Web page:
Durban III, delegitimizing Israel, and the apartheid analogy

Durban III, delegitimizing Israel, and the apartheid analogy

It is almost 10 years since the U.N.-sponsored World Conference against Racism in Durban, South Africa, inaugurated a new stage in the history of “anti-racist” anti-Semitism. The Durban gathering of August 2001, ostensibly devoted to commemorating the struggle against apartheid, was rapidly transformed by the assembled NGOs into a raucous hate-fest against Israel. During the proceedings the Jewish state, to quote Canadian MP Irwin Cotler, found itself singled out as “a sort of modern-day geopolitical anti-Christ.” A flood of anti-Semitic slanders mixed with savage criticism of Israel, Iranian-inspired conspiracy theories, leftist anti-Zionism, and hecklers ranting at Jews under the banner of human rights, irrevocably poisoned the atmosphere.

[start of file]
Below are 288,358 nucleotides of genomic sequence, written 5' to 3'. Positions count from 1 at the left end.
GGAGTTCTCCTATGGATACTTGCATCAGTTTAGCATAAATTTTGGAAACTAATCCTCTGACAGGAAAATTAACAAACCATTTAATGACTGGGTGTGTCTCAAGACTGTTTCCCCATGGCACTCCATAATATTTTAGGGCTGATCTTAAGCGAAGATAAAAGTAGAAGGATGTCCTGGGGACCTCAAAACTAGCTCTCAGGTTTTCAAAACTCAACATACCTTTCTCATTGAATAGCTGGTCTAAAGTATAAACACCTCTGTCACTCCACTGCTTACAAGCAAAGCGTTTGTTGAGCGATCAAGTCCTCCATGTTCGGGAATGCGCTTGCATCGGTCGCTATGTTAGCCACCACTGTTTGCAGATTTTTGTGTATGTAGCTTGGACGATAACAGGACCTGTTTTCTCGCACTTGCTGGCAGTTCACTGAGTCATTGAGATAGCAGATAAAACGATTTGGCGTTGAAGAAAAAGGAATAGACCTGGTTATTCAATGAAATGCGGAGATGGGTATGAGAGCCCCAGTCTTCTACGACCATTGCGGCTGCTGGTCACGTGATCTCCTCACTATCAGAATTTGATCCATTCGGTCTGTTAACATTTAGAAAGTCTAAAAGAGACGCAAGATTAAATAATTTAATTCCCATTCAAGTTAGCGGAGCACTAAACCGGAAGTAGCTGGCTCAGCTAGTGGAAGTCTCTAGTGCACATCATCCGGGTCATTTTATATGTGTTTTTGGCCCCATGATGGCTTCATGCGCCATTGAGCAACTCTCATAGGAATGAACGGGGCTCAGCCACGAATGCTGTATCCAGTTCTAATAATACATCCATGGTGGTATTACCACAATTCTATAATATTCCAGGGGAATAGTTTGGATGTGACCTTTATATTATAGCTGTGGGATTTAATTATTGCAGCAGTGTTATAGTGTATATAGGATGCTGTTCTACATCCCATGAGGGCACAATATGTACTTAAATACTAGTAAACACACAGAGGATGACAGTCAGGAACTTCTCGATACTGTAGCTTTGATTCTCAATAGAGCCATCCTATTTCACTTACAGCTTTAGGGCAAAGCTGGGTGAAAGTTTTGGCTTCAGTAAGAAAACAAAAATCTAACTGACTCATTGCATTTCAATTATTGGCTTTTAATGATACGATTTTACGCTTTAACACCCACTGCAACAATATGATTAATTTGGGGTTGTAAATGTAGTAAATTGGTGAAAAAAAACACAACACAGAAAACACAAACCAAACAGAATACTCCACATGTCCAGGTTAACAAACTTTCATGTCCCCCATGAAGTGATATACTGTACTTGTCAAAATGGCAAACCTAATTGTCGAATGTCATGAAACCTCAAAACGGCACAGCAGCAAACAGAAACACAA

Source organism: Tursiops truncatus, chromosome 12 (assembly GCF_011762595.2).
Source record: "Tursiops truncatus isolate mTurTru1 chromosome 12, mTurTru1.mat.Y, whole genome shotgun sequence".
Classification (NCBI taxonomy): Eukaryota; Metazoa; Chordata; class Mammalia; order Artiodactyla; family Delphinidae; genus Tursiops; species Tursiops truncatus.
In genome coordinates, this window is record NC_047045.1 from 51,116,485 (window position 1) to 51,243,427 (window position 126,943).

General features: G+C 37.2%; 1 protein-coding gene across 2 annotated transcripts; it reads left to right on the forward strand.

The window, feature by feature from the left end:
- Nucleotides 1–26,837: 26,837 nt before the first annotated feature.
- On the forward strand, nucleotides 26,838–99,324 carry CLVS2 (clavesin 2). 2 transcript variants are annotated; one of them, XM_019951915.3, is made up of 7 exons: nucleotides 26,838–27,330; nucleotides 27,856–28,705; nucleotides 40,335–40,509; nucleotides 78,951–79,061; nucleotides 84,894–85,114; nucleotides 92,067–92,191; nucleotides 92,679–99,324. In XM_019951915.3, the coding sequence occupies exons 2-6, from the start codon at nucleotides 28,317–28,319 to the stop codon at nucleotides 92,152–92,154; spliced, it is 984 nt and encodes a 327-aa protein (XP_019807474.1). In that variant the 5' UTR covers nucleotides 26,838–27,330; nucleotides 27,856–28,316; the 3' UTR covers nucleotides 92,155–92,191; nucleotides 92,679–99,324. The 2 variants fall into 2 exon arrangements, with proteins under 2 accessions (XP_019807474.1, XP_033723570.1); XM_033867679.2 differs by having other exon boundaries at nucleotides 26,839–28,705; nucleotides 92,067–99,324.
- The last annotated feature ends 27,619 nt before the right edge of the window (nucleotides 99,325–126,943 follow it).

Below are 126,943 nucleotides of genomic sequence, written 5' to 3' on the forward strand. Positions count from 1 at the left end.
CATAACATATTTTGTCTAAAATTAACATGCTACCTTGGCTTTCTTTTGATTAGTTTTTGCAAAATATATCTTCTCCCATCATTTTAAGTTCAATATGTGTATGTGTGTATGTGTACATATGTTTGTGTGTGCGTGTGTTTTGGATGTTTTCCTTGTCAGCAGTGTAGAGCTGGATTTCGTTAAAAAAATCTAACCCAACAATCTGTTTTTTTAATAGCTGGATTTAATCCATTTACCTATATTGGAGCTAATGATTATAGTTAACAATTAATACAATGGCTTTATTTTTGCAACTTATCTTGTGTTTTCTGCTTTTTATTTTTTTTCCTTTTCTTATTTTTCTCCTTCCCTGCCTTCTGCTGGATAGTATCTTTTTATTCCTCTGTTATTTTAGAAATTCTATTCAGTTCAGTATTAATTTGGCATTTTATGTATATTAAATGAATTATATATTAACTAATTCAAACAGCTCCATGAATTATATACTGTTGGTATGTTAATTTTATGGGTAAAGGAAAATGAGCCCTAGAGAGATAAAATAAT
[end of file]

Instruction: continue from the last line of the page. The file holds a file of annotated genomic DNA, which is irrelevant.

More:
One of the more scandalous and obscene flyers at Durban even bore a picture of Adolf Hitler with the pointed question: “What would have happened if I had won? The Good Things. There would have been no Israel and no Palestinian bloodshed. The Rest is your guess.” The NGO Forum also made sure to insert deliberately relativizing references to genocides in general, holocausts (with a small “h”), and, above all, to highlight the “ethnic cleansing” of Palestinians allegedly perpetrated by Israel. Needless to say, this abysmal spectacle did not deter the United Nations from making Durban the centerpiece for its future “anti-racism” agenda.